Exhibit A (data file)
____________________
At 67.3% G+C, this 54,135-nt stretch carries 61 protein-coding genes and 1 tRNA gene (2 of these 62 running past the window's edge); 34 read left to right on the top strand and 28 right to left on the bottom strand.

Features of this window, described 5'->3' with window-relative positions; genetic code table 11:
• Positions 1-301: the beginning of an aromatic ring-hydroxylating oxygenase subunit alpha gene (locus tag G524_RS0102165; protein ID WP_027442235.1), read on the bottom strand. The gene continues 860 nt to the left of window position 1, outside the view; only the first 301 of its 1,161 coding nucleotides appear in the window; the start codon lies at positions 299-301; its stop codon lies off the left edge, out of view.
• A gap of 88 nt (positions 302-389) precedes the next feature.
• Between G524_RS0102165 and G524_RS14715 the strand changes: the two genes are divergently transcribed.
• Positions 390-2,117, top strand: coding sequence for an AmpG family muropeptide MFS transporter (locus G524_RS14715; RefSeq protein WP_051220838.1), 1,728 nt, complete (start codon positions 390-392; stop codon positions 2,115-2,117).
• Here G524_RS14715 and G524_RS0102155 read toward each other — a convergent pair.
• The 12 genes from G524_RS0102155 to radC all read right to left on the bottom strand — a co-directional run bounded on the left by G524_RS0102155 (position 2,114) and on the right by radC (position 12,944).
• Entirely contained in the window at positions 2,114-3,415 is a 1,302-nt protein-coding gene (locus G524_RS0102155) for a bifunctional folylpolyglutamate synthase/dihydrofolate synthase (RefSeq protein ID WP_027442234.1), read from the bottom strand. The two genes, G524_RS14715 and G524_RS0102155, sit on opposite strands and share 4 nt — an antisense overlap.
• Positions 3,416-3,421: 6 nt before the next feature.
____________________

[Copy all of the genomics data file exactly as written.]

At 67.3% G+C, this 54,135-nt stretch carries 61 protein-coding genes and 1 tRNA gene (2 of these 62 running past the window's edge); 34 read left to right on the top strand and 28 right to left on the bottom strand.

Features of this window, described 5'->3' with window-relative positions; genetic code table 11:
• Positions 1-301: the beginning of an aromatic ring-hydroxylating oxygenase subunit alpha gene (locus tag G524_RS0102165; protein ID WP_027442235.1), read on the bottom strand. The gene continues 860 nt to the left of window position 1, outside the view; only the first 301 of its 1,161 coding nucleotides appear in the window; the start codon lies at positions 299-301; its stop codon lies off the left edge, out of view.
• A gap of 88 nt (positions 302-389) precedes the next feature.
• Between G524_RS0102165 and G524_RS14715 the strand changes: the two genes are divergently transcribed.
• Positions 390-2,117, top strand: coding sequence for an AmpG family muropeptide MFS transporter (locus G524_RS14715; RefSeq protein WP_051220838.1), 1,728 nt, complete (start codon positions 390-392; stop codon positions 2,115-2,117).
• Here G524_RS14715 and G524_RS0102155 read toward each other — a convergent pair.
• The 12 genes from G524_RS0102155 to radC all read right to left on the bottom strand — a co-directional run bounded on the left by G524_RS0102155 (position 2,114) and on the right by radC (position 12,944).
• Entirely contained in the window at positions 2,114-3,415 is a 1,302-nt protein-coding gene (locus G524_RS0102155) for a bifunctional folylpolyglutamate synthase/dihydrofolate synthase (RefSeq protein ID WP_027442234.1), read from the bottom strand. The two genes, G524_RS14715 and G524_RS0102155, sit on opposite strands and share 4 nt — an antisense overlap.
• Positions 3,416-3,421: 6 nt before the next feature.